More specifically, a first grinding operation must be applied to a bottom surface of the ring, and a second grinding operation must be applied to the outer diameter surface. The standard Napier hook includes an axial offset, which prevents the underside of the hook from being contacted with a single grinding surface, e.g., during a lower surface grinding operation. Thus, at least a second grinding operation is typically required along the outside diameter (O.D.) surface in order to form the relatively sharp edge (in addition to the necessary lower surface grinding operation). Previous micro-Napier type designs similarly include an axial offset, which completely prevents any contact by the grinding surface during application to the lower surface to the outer edge.—US 20130154196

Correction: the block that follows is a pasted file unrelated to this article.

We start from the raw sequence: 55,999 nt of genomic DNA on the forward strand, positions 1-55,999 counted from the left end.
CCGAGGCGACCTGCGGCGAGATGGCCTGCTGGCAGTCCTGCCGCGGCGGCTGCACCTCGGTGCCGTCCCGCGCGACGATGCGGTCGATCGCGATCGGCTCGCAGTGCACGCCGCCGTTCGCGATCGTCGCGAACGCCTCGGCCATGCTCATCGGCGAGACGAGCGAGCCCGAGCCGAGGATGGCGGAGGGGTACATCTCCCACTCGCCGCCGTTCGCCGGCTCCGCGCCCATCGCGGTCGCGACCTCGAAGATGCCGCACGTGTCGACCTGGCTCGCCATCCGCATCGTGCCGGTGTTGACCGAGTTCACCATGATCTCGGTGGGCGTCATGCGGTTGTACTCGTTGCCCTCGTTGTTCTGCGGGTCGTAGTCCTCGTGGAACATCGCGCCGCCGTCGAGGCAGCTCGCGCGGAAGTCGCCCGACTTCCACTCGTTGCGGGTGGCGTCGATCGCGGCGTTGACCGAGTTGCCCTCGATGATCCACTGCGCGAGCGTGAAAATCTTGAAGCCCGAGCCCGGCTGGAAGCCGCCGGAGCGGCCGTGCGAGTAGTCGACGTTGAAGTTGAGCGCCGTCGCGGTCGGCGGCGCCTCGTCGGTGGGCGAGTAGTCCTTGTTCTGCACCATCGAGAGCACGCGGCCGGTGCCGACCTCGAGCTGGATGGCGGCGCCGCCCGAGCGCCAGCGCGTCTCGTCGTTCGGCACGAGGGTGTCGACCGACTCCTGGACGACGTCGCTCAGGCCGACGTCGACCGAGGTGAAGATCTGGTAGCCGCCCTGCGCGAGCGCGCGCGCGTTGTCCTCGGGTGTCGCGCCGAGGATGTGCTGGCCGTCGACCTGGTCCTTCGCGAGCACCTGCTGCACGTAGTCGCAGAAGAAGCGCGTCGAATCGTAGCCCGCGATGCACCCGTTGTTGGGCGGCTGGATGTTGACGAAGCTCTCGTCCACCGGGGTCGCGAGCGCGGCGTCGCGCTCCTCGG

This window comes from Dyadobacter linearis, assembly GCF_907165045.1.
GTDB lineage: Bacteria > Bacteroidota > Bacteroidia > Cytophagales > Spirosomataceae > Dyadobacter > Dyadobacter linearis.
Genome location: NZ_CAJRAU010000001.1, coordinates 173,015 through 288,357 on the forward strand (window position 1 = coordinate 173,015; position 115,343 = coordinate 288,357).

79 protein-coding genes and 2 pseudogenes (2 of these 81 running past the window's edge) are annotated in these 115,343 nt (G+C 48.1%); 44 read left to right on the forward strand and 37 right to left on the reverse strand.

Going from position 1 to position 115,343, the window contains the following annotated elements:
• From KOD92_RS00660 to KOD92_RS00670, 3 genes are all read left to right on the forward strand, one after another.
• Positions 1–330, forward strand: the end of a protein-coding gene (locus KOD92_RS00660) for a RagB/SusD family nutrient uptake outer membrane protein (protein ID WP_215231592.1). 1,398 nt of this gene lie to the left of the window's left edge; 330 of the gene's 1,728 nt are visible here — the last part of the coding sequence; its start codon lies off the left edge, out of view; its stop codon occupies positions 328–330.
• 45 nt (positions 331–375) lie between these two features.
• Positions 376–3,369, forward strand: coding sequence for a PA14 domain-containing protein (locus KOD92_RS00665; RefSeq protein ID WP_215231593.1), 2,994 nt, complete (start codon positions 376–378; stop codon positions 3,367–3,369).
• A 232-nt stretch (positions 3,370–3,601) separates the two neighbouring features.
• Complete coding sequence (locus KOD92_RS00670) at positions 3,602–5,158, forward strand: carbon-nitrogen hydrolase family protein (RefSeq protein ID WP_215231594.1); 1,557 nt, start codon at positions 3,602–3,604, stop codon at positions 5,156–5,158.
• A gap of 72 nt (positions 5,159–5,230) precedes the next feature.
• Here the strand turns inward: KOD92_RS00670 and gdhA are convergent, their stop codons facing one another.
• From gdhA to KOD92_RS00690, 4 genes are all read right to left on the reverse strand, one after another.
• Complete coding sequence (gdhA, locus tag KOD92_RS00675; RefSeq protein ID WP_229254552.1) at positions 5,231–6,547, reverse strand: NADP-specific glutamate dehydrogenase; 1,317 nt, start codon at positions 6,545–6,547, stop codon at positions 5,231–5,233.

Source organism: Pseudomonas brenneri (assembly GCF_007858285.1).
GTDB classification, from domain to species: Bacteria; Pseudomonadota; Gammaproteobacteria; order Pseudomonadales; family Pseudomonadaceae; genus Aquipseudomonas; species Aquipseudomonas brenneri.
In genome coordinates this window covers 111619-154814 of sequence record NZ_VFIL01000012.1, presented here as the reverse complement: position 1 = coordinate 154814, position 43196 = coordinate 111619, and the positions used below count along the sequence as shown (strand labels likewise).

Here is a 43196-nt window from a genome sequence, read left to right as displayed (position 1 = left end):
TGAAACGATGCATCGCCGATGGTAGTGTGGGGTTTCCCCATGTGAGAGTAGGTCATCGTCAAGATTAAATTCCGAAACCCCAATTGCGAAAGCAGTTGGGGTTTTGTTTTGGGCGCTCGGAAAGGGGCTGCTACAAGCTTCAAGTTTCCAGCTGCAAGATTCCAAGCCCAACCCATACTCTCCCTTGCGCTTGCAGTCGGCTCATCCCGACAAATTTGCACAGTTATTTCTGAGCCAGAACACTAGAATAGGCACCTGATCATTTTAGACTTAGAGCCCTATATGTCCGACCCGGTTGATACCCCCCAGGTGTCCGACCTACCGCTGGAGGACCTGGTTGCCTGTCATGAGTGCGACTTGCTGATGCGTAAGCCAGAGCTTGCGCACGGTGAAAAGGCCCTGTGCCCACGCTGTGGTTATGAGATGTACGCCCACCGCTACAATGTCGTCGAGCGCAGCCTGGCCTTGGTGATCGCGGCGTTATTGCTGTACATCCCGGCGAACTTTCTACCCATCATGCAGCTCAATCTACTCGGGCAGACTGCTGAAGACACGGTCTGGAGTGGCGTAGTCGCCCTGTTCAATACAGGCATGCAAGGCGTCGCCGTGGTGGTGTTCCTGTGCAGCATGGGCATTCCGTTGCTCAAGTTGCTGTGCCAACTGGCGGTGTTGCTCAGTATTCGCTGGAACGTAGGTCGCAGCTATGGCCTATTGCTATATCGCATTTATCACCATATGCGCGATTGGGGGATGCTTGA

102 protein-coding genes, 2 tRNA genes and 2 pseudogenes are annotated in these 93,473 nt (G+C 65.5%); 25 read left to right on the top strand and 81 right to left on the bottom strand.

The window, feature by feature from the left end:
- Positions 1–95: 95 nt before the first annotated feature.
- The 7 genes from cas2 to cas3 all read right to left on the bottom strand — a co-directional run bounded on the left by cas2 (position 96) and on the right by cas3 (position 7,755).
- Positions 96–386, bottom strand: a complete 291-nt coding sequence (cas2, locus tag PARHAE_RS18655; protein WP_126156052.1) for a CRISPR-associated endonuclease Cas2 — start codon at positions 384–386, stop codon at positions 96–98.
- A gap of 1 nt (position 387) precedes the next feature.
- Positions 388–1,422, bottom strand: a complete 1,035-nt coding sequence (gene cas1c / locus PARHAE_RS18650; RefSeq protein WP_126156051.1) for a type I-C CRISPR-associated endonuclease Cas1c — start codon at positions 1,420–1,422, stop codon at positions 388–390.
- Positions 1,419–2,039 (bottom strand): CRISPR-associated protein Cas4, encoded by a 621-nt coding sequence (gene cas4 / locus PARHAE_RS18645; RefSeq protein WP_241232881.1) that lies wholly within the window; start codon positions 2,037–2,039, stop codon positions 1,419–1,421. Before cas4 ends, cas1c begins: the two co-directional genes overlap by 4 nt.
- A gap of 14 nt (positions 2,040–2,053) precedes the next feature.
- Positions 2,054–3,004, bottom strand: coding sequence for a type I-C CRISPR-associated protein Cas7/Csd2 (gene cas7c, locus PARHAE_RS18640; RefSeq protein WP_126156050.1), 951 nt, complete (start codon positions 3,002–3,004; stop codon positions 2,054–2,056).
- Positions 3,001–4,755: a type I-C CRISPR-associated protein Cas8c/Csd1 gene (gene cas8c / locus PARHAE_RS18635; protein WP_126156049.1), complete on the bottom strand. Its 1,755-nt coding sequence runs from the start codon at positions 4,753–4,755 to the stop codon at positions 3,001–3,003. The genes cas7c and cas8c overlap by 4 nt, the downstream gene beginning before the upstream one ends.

In short, MAHLE has designed a method for constructing an improved Napier-style ring from steel wire.
Rings made from cast iron are heavier and require a considerable amount of machining. Cast iron simply is no longer suitable for most current and next-generation engine applications.—Steven Sytsma, a piston-ring product expert at MAHLE
Cast iron for decades has been the material of choice for the second piston ring because of its wear characteristics and compatibility with other engine-design features. The trend to higher revving, lower-friction engines, however, has resulted in the need to reduce ring size and weight as axial piston heights (distance between a piston’s top and bottom) have dropped.
Sytsma notes that over the past 20 years ring height has decreased by 40% or more—from 2.0 mm to 1.2 mm or less—causing MAHLE to look for cast-iron replacement materials.